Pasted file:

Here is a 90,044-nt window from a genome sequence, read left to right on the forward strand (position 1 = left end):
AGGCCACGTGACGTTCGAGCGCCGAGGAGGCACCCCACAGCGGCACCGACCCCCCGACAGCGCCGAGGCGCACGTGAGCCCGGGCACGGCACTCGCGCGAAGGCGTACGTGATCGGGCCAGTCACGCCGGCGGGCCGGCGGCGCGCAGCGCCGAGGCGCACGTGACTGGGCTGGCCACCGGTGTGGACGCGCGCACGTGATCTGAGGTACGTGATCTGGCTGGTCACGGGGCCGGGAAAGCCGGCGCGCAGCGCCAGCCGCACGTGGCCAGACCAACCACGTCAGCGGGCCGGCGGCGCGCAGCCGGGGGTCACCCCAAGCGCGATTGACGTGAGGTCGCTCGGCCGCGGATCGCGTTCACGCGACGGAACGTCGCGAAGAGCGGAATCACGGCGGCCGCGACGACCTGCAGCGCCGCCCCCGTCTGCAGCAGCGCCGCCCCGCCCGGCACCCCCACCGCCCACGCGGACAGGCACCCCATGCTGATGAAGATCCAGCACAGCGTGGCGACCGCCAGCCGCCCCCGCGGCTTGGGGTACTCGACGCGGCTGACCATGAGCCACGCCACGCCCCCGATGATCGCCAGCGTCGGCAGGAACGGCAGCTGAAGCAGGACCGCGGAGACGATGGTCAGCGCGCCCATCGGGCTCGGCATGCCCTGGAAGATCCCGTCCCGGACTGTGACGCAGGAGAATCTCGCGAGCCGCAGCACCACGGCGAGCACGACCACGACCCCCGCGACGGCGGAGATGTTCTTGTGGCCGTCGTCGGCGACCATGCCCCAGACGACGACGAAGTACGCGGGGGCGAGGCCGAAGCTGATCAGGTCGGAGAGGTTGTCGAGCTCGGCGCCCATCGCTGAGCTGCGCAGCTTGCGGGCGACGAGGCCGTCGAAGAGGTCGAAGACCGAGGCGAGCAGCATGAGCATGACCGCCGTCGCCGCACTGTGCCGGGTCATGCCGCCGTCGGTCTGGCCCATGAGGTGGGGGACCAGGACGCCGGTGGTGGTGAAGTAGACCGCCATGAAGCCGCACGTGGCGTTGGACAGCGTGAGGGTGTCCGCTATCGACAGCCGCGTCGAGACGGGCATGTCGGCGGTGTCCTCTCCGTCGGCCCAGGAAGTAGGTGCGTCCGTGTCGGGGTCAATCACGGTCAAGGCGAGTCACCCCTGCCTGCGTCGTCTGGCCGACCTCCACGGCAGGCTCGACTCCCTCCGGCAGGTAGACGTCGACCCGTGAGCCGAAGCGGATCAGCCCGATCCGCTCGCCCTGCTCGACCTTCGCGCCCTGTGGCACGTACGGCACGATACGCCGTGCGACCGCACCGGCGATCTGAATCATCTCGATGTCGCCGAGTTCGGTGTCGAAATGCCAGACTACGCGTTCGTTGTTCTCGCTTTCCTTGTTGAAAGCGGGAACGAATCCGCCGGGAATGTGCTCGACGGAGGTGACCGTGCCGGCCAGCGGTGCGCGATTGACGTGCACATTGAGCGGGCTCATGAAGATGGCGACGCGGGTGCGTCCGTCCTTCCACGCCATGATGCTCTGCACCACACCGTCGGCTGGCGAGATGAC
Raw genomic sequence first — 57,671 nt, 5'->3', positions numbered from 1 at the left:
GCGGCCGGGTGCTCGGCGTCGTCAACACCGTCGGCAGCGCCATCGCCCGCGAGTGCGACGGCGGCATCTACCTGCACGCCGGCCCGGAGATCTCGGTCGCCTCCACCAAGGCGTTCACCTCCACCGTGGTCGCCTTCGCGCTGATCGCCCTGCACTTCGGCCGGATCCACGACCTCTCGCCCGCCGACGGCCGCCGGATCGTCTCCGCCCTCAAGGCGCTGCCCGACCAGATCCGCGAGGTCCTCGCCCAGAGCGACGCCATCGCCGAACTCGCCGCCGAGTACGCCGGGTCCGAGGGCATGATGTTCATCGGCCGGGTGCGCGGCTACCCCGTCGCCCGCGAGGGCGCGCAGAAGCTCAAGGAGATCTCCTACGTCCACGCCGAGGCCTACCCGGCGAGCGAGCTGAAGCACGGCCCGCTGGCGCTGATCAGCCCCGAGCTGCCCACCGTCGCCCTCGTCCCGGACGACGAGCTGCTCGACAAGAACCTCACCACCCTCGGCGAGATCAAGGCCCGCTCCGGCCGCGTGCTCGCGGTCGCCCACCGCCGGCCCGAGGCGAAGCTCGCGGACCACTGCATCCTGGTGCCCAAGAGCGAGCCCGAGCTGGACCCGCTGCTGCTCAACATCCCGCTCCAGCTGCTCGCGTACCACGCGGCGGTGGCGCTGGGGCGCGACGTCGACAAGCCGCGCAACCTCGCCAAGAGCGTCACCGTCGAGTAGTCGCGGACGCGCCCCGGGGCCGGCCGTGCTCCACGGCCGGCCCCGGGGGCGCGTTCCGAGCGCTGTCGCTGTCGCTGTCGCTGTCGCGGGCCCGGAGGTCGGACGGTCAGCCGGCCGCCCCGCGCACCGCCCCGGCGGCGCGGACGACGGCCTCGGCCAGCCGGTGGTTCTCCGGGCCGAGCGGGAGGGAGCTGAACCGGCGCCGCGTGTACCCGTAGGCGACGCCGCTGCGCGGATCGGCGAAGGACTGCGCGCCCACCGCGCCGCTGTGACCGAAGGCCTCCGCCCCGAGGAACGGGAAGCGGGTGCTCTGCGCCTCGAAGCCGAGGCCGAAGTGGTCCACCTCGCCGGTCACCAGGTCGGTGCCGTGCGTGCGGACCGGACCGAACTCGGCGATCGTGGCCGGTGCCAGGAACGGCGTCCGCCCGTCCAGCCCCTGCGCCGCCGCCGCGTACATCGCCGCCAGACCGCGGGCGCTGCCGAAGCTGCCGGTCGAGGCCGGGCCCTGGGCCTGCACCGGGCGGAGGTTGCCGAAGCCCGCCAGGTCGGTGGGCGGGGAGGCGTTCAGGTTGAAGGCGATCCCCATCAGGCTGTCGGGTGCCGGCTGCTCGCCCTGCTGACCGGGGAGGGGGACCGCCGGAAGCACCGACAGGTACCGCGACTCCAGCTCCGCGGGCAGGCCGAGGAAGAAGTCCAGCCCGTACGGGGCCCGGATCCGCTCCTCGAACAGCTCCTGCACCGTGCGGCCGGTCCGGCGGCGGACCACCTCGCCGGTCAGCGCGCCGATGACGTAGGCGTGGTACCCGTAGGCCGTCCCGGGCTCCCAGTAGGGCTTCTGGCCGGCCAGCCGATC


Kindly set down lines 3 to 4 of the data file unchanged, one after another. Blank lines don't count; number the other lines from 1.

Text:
Raw genomic sequence first — 57,671 nt, 5'->3', positions numbered from 1 at the left:
GCGGCCGGGTGCTCGGCGTCGTCAACACCGTCGGCAGCGCCATCGCCCGCGAGTGCGACGGCGGCATCTACCTGCACGCCGGCCCGGAGATCTCGGTCGCCTCCACCAAGGCGTTCACCTCCACCGTGGTCGCCTTCGCGCTGATCGCCCTGCACTTCGGCCGGATCCACGACCTCTCGCCCGCCGACGGCCGCCGGATCGTCTCCGCCCTCAAGGCGCTGCCCGACCAGATCCGCGAGGTCCTCGCCCAGAGCGACGCCATCGCCGAACTCGCCGCCGAGTACGCCGGGTCCGAGGGCATGATGTTCATCGGCCGGGTGCGCGGCTACCCCGTCGCCCGCGAGGGCGCGCAGAAGCTCAAGGAGATCTCCTACGTCCACGCCGAGGCCTACCCGGCGAGCGAGCTGAAGCACGGCCCGCTGGCGCTGATCAGCCCCGAGCTGCCCACCGTCGCCCTCGTCCCGGACGACGAGCTGCTCGACAAGAACCTCACCACCCTCGGCGAGATCAAGGCCCGCTCCGGCCGCGTGCTCGCGGTCGCCCACCGCCGGCCCGAGGCGAAGCTCGCGGACCACTGCATCCTGGTGCCCAAGAGCGAGCCCGAGCTGGACCCGCTGCTGCTCAACATCCCGCTCCAGCTGCTCGCGTACCACGCGGCGGTGGCGCTGGGGCGCGACGTCGACAAGCCGCGCAACCTCGCCAAGAGCGTCACCGTCGAGTAGTCGCGGACGCGCCCCGGGGCCGGCCGTGCTCCACGGCCGGCCCCGGGGGCGCGTTCCGAGCGCTGTCGCTGTCGCTGTCGCTGTCGCGGGCCCGGAGGTCGGACGGTCAGCCGGCCGCCCCGCGCACCGCCCCGGCGGCGCGGACGACGGCCTCGGCCAGCCGGTGGTTCTCCGGGCCGAGCGGGAGGGAGCTGAACCGGCGCCGCGTGTACCCGTAGGCGACGCCGCTGCGCGGATCGGCGAAGGACTGCGCGCCCACCGCGCCGCTGTGACCGAAGGCCTCCGCCCCGAGGAACGGGAAGCGGGTGCTCTGCGCCTCGAAGCCGAGGCCGAAGTGGTCCACCTCGCCGGTCACCAGGTCGGTGCCGTGCGTGCGGACCGGACCGAACTCGGCGATCGTGGCCGGTGCCAGGAACGGCGTCCGCCCGTCCAGCCCCTGCGCCGCCGCCGCGTACATCGCCGCCAGACCGCGGGCGCTGCCGAAGCTGCCGGTCGAGGCCGGGCCCTGGGCCTGCACCGGGCGGAGGTTGCCGAAGCCCGCCAGGTCGGTGGGCGGGGAGGCGTTCAGGTTGAAGGCGATCCCCATCAGGCTGTCGGGTGCCGGCTGCTCGCCCTGCTGACCGGGGAGGGGGACCGCCGGAAGCACCGACAGGTACCGCGACTCCAGCTCCGCGGGCAGGCCGAGGAAGAAGTCCAGCCCGTACGGGGCCCGGATCCGCTCCTCGAACAGCTCCTGCACCGTGCGGCCGGTCCGGCGGCGGACCACCTCGCCGGTCAGCGCGCCGATGACGTAGGCGTGGTACCCGTAGGCCGTCCCGGGCTCCCAGTAGGGCTTCTGGCCGGCCAGCCGATC